The findings indicate that specific cohort- or area-based intervention policy studies in line with the UN Decade of Action on Nutrition are required to address the nutritional double burden in Bangladesh.
In this paper, a multi-objective design optimization of the 3-UPU translational parallel manipulator is presented. Based on a new algorithm, which combines the genetic algorithms and the Krawczyk operator, the robot position error is minimized and the robot design parameters tolerances are maximized, simultaneously. The results show that the designer can maintain the manipulator accuracy by using a specific size of the base, and can restrict its tolerance even by enlarging the actuators’ tolerance intervals. This algorithm is also used to determine the maximum design parameters tolerances for an allowable robot position error. The proposed algorithm can be extended to optimize other types of robots.
Introduction: In addition to its clinical utility, the Canadian Triage and Acuity Scale (CTAS) has become an administrative metric used by governments to estimate patient care requirements, emergency department (ED) funding and workload models. The electronic Canadian Triage and Acuity Scale (eCTAS) initiative aims to improve patient safety and quality of care by establishing an electronic triage decision support tool that standardizes that application of national triage guidelines across Ontario. The objective of this study was to evaluate triage times and score agreement in ED settings where eCTAS has been implemented. Methods: This was a prospective, observational study conducted in 7 hospital EDs, selected to represent a mix of triage processes (electronic vs. manual), documentation practices (electronic vs. paper), hospital types (rural, community and teaching) and patient volumes (annual ED census ranged from 38,000 to 136,000). An expert CTAS auditor observed on-duty triage nurses in the ED and assigned independent CTAS in real time. Research assistants not involved in the triage process independently recorded triage time. Interrater agreement was estimated using unweighted and quadratic-weighted kappa statistics with 95% confidence intervals (CIs). Results: 1491 (752 pre-eCTAS, 739 post-implementation) individual patient CTAS assessments were audited over 42 (21 pre-eCTAS, 21 post-implementation) seven-hour triage shifts. Exact modal agreement was achieved for 567 (75.4%) patients pre-eCTAS, compared to 685 (92.7%) patients triaged with eCTAS. Using the auditor's CTAS score as the reference standard, eCTAS significantly reduced the number of patients over-triaged (12.0% vs. 5.1%; Δ 6.9, 95% CI: 4.0, 9.7) and under-triaged (12.6% vs. 2.2%; Δ 10.4, 95% CI: 7.9, 13.2). Interrater agreement was higher with eCTAS (unweighted kappa 0.89 vs 0.63; quadratic-weighted kappa 0.91 vs. 0.71). Research assistants captured triage time for 3808 patients pre-eCTAS and 3489 post implementation of eCTAS. Median triage time was 312 seconds pre-eCTAS and 347 seconds with eCTAS (Δ 35 seconds, 95% CI: 29, 40 seconds). Conclusion: A standardized, electronic approach to performing CTAS assessments improves both clinical decision making and administrative data accuracy without substantially increasing triage time.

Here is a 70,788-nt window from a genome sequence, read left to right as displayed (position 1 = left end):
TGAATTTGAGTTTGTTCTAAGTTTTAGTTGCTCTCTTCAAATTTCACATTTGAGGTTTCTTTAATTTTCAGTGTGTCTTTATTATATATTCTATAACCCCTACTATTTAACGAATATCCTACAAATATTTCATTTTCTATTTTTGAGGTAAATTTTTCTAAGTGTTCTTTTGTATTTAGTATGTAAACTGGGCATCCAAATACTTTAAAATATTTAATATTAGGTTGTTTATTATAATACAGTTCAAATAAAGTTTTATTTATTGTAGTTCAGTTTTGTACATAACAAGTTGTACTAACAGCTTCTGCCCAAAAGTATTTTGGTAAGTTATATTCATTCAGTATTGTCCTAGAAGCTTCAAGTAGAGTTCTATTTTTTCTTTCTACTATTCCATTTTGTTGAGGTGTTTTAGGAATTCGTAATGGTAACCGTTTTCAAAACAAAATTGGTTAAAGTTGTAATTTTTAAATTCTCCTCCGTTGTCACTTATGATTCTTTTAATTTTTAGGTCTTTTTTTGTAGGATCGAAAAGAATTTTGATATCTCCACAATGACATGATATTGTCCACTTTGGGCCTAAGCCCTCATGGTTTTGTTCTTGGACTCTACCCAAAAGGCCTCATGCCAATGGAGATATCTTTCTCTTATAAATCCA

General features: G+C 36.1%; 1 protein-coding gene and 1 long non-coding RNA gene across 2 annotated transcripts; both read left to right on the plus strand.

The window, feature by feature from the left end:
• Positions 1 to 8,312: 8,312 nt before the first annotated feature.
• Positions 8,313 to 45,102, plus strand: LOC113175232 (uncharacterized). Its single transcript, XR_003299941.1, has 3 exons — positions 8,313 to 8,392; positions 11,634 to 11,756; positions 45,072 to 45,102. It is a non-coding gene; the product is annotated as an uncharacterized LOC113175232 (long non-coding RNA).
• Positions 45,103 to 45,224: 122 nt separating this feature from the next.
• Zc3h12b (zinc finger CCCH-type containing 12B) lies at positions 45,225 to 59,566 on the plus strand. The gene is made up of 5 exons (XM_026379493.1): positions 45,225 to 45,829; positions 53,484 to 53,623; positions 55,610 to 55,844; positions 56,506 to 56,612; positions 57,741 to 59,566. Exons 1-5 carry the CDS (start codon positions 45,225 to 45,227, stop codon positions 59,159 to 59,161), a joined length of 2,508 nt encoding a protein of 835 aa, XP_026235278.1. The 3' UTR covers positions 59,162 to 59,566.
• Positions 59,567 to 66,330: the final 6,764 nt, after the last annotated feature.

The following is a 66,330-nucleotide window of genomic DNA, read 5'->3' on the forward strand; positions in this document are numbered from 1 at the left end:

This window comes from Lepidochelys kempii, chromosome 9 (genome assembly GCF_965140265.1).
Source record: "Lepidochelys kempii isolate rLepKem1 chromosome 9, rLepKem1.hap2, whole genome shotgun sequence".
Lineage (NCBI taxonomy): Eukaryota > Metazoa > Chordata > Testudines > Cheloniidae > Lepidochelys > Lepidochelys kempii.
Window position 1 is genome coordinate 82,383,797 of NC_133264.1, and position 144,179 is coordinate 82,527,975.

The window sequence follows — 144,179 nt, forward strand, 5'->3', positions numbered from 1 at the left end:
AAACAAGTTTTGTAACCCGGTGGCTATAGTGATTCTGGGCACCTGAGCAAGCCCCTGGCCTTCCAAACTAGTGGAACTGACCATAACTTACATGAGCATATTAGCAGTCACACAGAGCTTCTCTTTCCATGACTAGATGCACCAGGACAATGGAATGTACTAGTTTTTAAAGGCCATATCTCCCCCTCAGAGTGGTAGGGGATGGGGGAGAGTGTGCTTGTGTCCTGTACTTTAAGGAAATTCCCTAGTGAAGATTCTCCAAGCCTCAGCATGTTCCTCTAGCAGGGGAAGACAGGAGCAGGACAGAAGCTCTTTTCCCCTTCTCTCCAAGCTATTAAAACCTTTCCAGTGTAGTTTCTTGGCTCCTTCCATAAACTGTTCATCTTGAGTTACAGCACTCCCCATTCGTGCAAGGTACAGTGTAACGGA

Objective: To summarize the findings of randomized controlled trials (RCTs) on the efficacy and safety of vitamins and minerals for migraine prophylaxis. Methods: We systematically searched bibliographic databases and relevant websites for parallel and crossover RCTs reporting efficacy and/or safety of vitamins and/or minerals for migraine prophylaxis. Our primary outcomes were migraine frequency (number of attacks) and duration (hours). Secondary outcomes were severity (intensity), days with migraine, and adverse events. Meta-analysis was conducted when analyzable data were available from at least two trials. Results: Eighteen placebo-controlled trials met our eligibility criteria. Only coenzyme Q10 and magnesium contributed to meta-analyses. In adults, compared with placebo, coenzyme Q10 did not significantly decrease migraine frequency (mean difference (MD) −0.44 (−2.14 to 1.26); I2 53%; 2 trials; 97 participants; moderate strength of the evidence), duration (MD −1.97 (−4.82 to 0.87); I2 0%; 2 trials; 97 participants; moderate strength of the evidence), or severity (ratio of means (RoM) −0.05 (−0.20 to 0.11); I2 0%; 2 trials; 97 participants). In adults, compared with placebo, magnesium did not significantly decrease migraine severity (RoM −0.17 (−0.36 to 0.02); I2 48%; 3 trials; 226 participants; low strength of the evidence). Meta-analysis of other vitamins and minerals, and other outcomes were not feasible due to a lack of sufficiently reported data. Conclusions: Based on insufficient evidence, it is unknown if coenzyme Q10 and magnesium are effective for migraine prophylaxis in adults. High-quality, adequately powered RCTs are needed to fully evaluate the efficacy and safety of vitamins and minerals for migraine prophylaxis.